Those decisive moments, though–how many times do we decide, without realizing we’re “a decider?” And how many times do we think we’re at a defining moment, when it plays out that other factors are so much more important than a single thing we did?
* U2‘s “Mysterious Ways,” was the winning tune, most recently.
Bugger! I did it again: Started with a specific thought projectory in mind, and took several tangents that put me somewhere completely different than where I intended. (Not a terrible direction, or anything like that, but I’m sure it’s not particularly pleasureable reading for others — and it failed to capture the serendipitous tag: The book that the CD with the quote, was collected on an additional trip to the same library, but different section — in a familiar topical area within non-fiction, and it pretty much jumped out at me while I was just glancing at the shelves. So that was really cool because I picked up the music CD first, thinking it was a cool name at least worth checking out. And then, without having any idea there was anything else related (by artist) in another medium, that existed, I found the book/pamphlet. It’s always SO MUCH cooler to get a glimpse of the thoughts behind the creations, not for the sake of legitimacy, but for the sake of imagination, perspective, a view from within the workings of other minds. (And there’s resonance in there…..)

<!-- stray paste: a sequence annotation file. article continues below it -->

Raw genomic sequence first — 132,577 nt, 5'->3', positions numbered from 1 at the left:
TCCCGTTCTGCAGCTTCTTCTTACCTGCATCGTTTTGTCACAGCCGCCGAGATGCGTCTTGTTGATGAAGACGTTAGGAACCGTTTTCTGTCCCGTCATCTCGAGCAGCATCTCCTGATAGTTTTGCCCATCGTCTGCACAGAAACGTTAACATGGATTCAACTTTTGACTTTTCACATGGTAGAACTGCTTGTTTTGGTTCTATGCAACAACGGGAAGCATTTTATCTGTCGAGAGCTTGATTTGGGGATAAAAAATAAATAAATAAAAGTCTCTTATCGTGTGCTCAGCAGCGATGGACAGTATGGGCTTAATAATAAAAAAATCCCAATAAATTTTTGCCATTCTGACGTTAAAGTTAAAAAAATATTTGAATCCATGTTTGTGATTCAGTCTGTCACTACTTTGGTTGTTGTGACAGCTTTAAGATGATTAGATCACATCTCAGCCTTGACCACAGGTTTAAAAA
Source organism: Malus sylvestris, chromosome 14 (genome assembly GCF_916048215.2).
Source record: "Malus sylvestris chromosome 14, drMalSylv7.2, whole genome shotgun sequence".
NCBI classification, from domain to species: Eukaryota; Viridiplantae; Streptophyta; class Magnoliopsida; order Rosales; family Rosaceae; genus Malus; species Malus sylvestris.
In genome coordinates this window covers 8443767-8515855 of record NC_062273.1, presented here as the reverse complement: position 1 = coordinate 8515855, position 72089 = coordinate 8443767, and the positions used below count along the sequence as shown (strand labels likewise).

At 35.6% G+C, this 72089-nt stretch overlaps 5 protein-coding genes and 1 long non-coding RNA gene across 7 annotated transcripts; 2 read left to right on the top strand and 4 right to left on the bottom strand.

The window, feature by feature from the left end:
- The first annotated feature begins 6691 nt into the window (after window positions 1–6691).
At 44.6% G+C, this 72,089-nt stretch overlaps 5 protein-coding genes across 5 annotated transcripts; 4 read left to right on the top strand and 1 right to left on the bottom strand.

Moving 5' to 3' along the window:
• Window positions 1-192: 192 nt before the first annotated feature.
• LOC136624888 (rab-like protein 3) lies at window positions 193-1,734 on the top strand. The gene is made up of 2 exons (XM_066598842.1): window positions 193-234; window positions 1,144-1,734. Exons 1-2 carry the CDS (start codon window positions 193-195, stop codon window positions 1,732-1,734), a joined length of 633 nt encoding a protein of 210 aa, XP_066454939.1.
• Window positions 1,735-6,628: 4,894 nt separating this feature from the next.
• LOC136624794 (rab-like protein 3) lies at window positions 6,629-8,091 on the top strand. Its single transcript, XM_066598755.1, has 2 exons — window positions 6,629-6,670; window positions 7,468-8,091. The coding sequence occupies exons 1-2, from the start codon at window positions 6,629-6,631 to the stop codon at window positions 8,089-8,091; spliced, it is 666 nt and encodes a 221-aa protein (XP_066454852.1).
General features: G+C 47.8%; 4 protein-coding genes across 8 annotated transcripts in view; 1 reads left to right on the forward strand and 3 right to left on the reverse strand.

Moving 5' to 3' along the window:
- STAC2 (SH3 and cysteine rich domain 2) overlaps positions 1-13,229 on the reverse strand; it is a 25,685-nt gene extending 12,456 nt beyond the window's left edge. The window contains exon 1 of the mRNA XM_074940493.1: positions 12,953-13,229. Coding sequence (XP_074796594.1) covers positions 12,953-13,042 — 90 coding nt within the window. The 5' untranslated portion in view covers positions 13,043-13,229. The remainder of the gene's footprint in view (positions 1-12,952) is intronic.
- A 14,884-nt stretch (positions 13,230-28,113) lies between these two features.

In any case, this thing of jumping around, after I start talking about one thing, it happens a lot more when I’m talking with people. Sometimes I’ll realize I’m doing it, and be able to get back, but other times, I’m fairly sure, I leave a path of confusion and contribute to fragmented thoughts others have as hazards of interacting with me. (My mind was always highly relational (isn’t everyone’s?!), but there’s so much more that’s invented to make up for the “blind spots,” left by the gaps in common-sensical auditory information that’s collected in the space between having brainstem-stimulated hearing vs. the hearing that had the benefit of associating with the cochlea and auditory nerves prior to being processed by my brain. And, of course, there’s more — Scott Adams (Dilbert creator and “crazy talk, there can only be one wally,” and other great funny phrases generator, who’s been entertaining this free “Daily Dilbert” subscriber since the early 1990s), healing neuro pathways… (pssst! I’ve experienced this phenomenon, though with different manifestations of effects, from seven+ brain surgeries, and probably even more from the tumors that remain–which I’m cool with; my expectations are reasonable (most of the time). It’s just neat to notice that Scott pretty much relaxed, experimented, and the body kind of took over with the unobservable gig that it does so well.) Check out more of his writing–it’s good stuff, not over-hyped, and way funnier and more coherent than what I’ve been offering recently. (baby steps…. wait! There was a “What about Bob?” post I had in mind for blogging about. Which Bob was that?!
Ok, I’m relaxing… maybe it will come back to me.